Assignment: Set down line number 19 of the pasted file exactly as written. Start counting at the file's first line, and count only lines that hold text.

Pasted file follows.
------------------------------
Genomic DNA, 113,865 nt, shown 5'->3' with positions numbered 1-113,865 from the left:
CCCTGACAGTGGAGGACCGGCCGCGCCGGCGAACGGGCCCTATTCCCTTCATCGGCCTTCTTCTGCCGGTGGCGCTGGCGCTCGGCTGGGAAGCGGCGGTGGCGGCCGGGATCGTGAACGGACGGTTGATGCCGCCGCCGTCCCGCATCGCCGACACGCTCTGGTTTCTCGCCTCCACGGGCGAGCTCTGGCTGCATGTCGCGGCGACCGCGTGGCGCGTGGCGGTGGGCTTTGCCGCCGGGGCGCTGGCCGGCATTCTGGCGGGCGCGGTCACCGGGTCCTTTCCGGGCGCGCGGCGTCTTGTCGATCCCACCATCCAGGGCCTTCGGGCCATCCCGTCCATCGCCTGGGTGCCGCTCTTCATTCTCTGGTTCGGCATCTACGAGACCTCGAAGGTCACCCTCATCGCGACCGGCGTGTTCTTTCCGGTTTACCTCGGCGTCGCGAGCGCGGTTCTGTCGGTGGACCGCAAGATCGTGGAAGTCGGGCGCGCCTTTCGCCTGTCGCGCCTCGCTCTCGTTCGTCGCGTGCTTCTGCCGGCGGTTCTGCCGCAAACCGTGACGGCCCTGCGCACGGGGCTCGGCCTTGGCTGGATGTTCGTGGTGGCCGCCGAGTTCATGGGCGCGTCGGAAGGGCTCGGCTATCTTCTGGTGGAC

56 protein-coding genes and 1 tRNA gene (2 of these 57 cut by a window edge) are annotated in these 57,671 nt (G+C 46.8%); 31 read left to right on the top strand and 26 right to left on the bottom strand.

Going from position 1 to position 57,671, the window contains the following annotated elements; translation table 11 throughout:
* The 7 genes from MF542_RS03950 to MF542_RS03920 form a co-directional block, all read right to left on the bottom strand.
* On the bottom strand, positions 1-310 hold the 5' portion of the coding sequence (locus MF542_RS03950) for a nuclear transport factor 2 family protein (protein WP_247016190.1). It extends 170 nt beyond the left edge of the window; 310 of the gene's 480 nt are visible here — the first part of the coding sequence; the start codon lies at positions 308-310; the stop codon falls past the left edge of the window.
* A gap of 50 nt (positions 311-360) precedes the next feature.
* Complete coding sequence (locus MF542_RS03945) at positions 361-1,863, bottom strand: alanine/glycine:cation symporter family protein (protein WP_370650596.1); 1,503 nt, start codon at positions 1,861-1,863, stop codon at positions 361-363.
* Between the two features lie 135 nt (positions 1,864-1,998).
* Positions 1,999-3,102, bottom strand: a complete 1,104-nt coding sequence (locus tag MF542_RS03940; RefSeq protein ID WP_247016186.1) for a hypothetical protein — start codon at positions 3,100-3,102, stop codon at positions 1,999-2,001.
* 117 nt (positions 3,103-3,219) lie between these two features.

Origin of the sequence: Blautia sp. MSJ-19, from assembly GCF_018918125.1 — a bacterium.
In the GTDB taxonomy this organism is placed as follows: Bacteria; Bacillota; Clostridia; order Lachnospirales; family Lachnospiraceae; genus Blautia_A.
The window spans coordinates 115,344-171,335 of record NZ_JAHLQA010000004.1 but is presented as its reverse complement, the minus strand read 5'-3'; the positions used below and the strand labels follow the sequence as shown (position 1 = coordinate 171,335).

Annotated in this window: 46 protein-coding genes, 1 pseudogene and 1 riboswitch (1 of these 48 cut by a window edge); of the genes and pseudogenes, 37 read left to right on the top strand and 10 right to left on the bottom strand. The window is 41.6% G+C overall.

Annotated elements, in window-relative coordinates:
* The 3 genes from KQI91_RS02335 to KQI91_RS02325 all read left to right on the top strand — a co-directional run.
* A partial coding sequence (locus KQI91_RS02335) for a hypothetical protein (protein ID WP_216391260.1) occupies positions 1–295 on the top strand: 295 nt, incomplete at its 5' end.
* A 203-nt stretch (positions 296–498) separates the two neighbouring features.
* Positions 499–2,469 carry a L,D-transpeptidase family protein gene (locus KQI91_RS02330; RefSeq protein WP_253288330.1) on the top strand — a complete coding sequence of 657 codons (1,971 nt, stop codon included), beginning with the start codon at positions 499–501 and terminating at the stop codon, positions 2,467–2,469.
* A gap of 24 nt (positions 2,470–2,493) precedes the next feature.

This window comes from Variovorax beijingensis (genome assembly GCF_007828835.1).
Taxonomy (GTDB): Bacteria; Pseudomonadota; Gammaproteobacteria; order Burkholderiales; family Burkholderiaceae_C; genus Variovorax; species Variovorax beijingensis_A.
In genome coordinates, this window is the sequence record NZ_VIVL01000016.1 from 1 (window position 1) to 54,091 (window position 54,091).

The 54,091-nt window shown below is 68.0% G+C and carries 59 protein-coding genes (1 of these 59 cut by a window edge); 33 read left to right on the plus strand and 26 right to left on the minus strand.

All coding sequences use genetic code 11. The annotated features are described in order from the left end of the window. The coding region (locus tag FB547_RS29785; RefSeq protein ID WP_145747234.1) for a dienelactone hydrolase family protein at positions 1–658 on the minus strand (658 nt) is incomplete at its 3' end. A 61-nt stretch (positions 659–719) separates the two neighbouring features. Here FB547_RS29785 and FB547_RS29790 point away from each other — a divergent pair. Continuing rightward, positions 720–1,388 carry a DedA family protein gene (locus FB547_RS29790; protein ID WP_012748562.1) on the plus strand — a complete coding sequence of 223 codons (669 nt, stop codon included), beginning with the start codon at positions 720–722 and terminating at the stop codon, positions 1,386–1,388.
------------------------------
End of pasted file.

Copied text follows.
* A 203-nt stretch (positions 296–498) separates the two neighbouring features.